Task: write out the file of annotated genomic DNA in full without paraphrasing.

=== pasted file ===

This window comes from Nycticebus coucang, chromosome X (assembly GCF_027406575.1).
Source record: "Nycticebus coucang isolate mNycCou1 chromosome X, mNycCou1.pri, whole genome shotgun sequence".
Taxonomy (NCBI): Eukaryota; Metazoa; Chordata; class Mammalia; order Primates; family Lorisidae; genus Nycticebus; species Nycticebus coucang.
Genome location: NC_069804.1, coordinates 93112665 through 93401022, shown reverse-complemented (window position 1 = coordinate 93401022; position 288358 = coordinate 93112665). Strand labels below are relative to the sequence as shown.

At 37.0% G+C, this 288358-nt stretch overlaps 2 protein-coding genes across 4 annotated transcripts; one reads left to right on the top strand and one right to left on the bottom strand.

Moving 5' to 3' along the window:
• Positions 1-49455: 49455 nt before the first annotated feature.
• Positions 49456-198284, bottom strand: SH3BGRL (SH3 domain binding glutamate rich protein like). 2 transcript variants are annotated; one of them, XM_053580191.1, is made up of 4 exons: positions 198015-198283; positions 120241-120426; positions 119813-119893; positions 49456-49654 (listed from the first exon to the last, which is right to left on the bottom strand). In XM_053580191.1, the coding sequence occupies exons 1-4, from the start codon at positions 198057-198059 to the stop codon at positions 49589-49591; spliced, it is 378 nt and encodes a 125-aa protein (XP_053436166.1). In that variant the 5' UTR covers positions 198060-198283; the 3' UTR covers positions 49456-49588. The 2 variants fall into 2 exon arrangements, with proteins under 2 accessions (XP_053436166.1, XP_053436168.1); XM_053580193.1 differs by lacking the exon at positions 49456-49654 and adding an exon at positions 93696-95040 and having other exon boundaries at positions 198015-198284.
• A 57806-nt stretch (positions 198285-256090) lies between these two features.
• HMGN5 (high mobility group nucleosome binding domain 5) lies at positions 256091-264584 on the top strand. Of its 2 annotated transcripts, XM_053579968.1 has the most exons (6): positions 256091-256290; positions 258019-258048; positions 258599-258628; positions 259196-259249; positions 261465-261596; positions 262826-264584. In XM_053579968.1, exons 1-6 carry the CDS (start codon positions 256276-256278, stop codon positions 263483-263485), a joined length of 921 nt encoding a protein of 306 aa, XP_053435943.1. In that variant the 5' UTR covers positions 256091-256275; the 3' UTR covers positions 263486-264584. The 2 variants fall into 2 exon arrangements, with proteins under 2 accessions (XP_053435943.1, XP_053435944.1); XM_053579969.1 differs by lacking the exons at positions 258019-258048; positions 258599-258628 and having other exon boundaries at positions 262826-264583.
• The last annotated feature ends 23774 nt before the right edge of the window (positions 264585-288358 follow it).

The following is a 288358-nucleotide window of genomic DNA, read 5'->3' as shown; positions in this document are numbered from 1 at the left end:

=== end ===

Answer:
This window comes from Nycticebus coucang, chromosome X (assembly GCF_027406575.1).
Source record: "Nycticebus coucang isolate mNycCou1 chromosome X, mNycCou1.pri, whole genome shotgun sequence".
Taxonomy (NCBI): Eukaryota; Metazoa; Chordata; class Mammalia; order Primates; family Lorisidae; genus Nycticebus; species Nycticebus coucang.
Genome location: NC_069804.1, coordinates 93112665 through 93401022, shown reverse-complemented (window position 1 = coordinate 93401022; position 288358 = coordinate 93112665). Strand labels below are relative to the sequence as shown.

At 37.0% G+C, this 288358-nt stretch overlaps 2 protein-coding genes across 4 annotated transcripts; one reads left to right on the top strand and one right to left on the bottom strand.

Moving 5' to 3' along the window:
• Positions 1-49455: 49455 nt before the first annotated feature.
• Positions 49456-198284, bottom strand: SH3BGRL (SH3 domain binding glutamate rich protein like). 2 transcript variants are annotated; one of them, XM_053580191.1, is made up of 4 exons: positions 198015-198283; positions 120241-120426; positions 119813-119893; positions 49456-49654 (listed from the first exon to the last, which is right to left on the bottom strand). In XM_053580191.1, the coding sequence occupies exons 1-4, from the start codon at positions 198057-198059 to the stop codon at positions 49589-49591; spliced, it is 378 nt and encodes a 125-aa protein (XP_053436166.1). In that variant the 5' UTR covers positions 198060-198283; the 3' UTR covers positions 49456-49588. The 2 variants fall into 2 exon arrangements, with proteins under 2 accessions (XP_053436166.1, XP_053436168.1); XM_053580193.1 differs by lacking the exon at positions 49456-49654 and adding an exon at positions 93696-95040 and having other exon boundaries at positions 198015-198284.
• A 57806-nt stretch (positions 198285-256090) lies between these two features.
• HMGN5 (high mobility group nucleosome binding domain 5) lies at positions 256091-264584 on the top strand. Of its 2 annotated transcripts, XM_053579968.1 has the most exons (6): positions 256091-256290; positions 258019-258048; positions 258599-258628; positions 259196-259249; positions 261465-261596; positions 262826-264584. In XM_053579968.1, exons 1-6 carry the CDS (start codon positions 256276-256278, stop codon positions 263483-263485), a joined length of 921 nt encoding a protein of 306 aa, XP_053435943.1. In that variant the 5' UTR covers positions 256091-256275; the 3' UTR covers positions 263486-264584. The 2 variants fall into 2 exon arrangements, with proteins under 2 accessions (XP_053435943.1, XP_053435944.1); XM_053579969.1 differs by lacking the exons at positions 258019-258048; positions 258599-258628 and having other exon boundaries at positions 262826-264583.
• The last annotated feature ends 23774 nt before the right edge of the window (positions 264585-288358 follow it).

The following is a 288358-nucleotide window of genomic DNA, read 5'->3' as shown; positions in this document are numbered from 1 at the left end: